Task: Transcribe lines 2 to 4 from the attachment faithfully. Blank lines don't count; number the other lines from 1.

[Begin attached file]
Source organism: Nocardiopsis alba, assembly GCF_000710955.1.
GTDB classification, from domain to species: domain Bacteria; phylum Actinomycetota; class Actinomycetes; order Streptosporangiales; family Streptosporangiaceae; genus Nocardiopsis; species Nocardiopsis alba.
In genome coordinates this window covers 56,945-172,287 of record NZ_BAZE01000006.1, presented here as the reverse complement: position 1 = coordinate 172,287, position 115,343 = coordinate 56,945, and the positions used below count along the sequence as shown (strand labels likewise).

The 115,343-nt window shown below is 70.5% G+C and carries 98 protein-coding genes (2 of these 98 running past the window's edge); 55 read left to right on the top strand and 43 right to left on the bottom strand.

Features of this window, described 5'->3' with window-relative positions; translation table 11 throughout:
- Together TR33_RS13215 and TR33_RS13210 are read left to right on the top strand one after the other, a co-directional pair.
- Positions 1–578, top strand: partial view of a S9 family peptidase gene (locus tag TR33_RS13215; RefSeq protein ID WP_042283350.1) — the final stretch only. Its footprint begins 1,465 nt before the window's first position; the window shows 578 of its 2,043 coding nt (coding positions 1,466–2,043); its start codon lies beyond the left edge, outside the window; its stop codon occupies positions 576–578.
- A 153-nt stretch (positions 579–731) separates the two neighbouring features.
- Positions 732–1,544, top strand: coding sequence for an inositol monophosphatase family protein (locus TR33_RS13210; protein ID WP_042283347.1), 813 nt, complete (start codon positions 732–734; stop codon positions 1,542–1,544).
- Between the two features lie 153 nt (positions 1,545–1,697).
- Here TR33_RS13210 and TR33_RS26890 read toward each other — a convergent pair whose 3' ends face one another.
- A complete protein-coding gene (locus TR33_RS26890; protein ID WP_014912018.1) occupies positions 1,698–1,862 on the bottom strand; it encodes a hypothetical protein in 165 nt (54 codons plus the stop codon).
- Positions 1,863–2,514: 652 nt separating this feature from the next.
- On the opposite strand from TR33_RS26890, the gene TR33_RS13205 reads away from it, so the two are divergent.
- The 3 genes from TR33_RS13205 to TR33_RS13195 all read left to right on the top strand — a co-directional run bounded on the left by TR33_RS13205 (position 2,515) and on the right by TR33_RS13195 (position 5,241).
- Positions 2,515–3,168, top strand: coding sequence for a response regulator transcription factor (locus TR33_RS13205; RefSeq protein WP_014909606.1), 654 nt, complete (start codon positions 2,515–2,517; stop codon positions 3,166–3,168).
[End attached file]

GTDB classification, from domain to species: domain Bacteria; phylum Actinomycetota; class Actinomycetes; order Streptosporangiales; family Streptosporangiaceae; genus Nocardiopsis; species Nocardiopsis alba.
In genome coordinates this window covers 56,945-172,287 of record NZ_BAZE01000006.1, presented here as the reverse complement: position 1 = coordinate 172,287, position 115,343 = coordinate 56,945, and the positions used below count along the sequence as shown (strand labels likewise).

The 115,343-nt window shown below is 70.5% G+C and carries 98 protein-coding genes (2 of these 98 running past the window's edge); 55 read left to right on the top strand and 43 right to left on the bottom strand.